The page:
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Peanuts and Popcorn

Peanuts and Popcorn

In Defense of Rudolph

Rudolph

Hermey and Rudolph – a couple of misfits.

Yes, Rudolph has its fans, but he also has his share of haters as well. Some hate the fact that “nobody let Rudolph join in on the reindeer games” or that they didn’t appreciate him until he proved he could do something with that red light bulb of his. Yes, the story can be dark at times, but honestly, these people are missing the point. A story needs to have a conflict in order for it to me entertaining. Who would want to watch “Rudolph, the Socially-Accepted Reindeer?”

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Rudolph is one of the best anti-bullying stories around. This is something almost all children are familiar with but tend to forget about when they grow up. Whether your child is the bully or the bullied, everyone can relate to this story.

Like children who don’t wear the latest fashion in clothes, Rudolph wasn’t like the other reindeer. While they all had nice black noses, he was only one with a different color. To make matters worse, it also lit up. Not all that different from being the only “black” kid in a “white” neighborhood, right?

Rudolph was also mistreated as if he had some strange handicap. Instead of befriending him and learn from his differences, the other reindeer decide to make fun of Rudy instead. Years ago, people with disabilities (or in this case, perceived disabilities), were treated as if they were not able to contribute to society. Rudolph’s “condition” didn’t keep him from performing well, (he was super-fast), but it was his “perceived” disability that caused others to not give him a chance. His only “fault” was that he was different.

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Rudolph’s red nose scared everyone around him, including his parents. He was shunned like the Hunchback of Notre Dame. It’s not a lot different in the human world. People are afraid of what they don’t understand. Instead of asking questions, the woodland creatures just pretended that Rudolph didn’t exist. Rudolph’s only friend, Clarice, thought nothing of his rosy appearance and fell in love with him. This was to the dismay of her father who forbade her from socializing with “his kind” as if reindeer with red noses thought and did things differently than those with black noses.

Of course, Rudolph wasn’t alone with this condition. Over with Santa lived Hermey, an elf that is “supposed” to enjoy making toys because, well, he’s an elf. He didn’t and wanted to be a dentist. Many years ago, left-handed children were forced to write with their right hand because leaders thought that was the “correct” way to write. Because writing with their right hand didn’t come naturally to them, many felt like something was wrong with them. Because Hermey didn’t want to build toys, he felt that something was wrong with him too. Hermey faced the same dilemma many adults do. All men are “supposed” to enjoy football, fishing and cars. Women are “supposed” to enjoy scrapbooking and dress-making. But what happens when the men are more interested in the arts than they are “supposed to” and women would rather change their own oil thank you very much? They can either conform to what society tells them or take a stand to live the life that they want for themselves.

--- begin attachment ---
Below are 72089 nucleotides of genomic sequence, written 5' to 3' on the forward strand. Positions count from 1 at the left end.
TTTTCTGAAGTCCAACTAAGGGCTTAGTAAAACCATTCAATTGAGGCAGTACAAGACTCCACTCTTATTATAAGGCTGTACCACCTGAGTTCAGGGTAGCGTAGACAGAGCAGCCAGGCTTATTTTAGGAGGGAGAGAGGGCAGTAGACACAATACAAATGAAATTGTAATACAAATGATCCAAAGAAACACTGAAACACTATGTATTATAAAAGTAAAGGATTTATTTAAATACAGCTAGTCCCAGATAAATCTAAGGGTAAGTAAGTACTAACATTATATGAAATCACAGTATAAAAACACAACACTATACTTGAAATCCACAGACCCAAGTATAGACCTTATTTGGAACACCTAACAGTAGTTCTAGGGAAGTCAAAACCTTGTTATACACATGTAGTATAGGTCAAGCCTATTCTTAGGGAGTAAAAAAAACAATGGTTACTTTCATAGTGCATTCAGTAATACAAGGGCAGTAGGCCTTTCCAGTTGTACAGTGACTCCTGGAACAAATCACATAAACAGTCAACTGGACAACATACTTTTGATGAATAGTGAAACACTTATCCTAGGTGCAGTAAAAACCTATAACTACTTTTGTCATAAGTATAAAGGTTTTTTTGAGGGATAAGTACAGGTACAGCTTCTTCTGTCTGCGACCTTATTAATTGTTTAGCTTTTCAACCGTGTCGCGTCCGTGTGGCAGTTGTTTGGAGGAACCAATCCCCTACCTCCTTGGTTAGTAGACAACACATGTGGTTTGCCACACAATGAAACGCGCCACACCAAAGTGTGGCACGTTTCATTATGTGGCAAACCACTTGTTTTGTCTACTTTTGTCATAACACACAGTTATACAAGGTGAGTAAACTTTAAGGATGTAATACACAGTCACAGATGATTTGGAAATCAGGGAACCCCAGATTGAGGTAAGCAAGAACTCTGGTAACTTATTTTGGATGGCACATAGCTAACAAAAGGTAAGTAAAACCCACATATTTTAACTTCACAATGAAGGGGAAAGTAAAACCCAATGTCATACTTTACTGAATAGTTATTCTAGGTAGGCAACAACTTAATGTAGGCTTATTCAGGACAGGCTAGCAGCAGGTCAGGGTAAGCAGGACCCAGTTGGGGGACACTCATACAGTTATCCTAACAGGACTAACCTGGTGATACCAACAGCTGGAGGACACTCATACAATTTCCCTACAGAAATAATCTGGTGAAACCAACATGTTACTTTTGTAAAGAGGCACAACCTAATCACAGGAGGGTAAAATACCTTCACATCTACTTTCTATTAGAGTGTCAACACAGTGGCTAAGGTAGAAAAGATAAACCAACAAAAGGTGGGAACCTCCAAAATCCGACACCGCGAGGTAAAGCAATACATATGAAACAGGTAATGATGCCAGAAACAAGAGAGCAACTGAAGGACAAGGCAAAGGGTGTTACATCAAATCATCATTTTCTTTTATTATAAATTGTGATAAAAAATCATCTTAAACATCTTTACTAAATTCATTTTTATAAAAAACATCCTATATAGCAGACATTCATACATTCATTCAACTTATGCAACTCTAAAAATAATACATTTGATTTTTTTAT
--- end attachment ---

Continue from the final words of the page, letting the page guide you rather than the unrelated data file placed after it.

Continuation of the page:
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As life does, Rudolph and Hermey find each other and consider themselves to be a pair of misfits that nobody in Christmasville could love or understand. They decide to run away together and wind up on the Island of Misfit Toys. For a moment, they feel like they are home, but after close inspection, they realize that these toys are not considered misfits because they are broken or have sharp edges. No, they are misfits because they are not perfect. Some of the toys’ errors appear to be obvious like the train with square wheels, but others like the doll, don’t have any signs of being a misfit. Perhaps they told themselves that they were not “good enough” to be loved “as is” and see themselves as unlovable. Who knew that the North Pole was so dysfunctional?

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About two thirds of the way through the story, Rudolph grows up and realizes that he can’t run away from his troubles. He returns home, only to be mocked again by the other reindeer. Life seems to be repeating itself, but like Taylor Swift, he shakes it off. After some other adventures, Rudolph and Hermey are reunited with their family and friends and are warmly greeted by those who earlier pushed them away. This is a point in the story that many adults tend to forget. The special clearly states that the others realized that they were too hard on the “misfits” and even Santa realized that he was wrongs. He tells Rudolph, “I promise, as soon as this storm lets up, I’ll find homes for all of those misfit toys.” (A toy can never be happy unless they are loved by a child). Even Donner apologizes to Rudolph for his actions toward him. Hermey’s supervisor also tells him that he can open up a dentist office that week.  After Christmas of course.

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The next day the weather looked frightful and Santa announced that Christmas would be cancelled. It is only then that he notices that Rudolph could not only be usual, but he could actually be “extra” useful. Not just good enough to join in with the other reindeer, but actually lead the pack.

So, yes, Rudolph’s family and neighbors were cruel to him and pre-judged him but they learned the error of their ways and repented. Rudolph was the underdog who rose to be on top. It’s a great lesson for all of us to re-learn each year.

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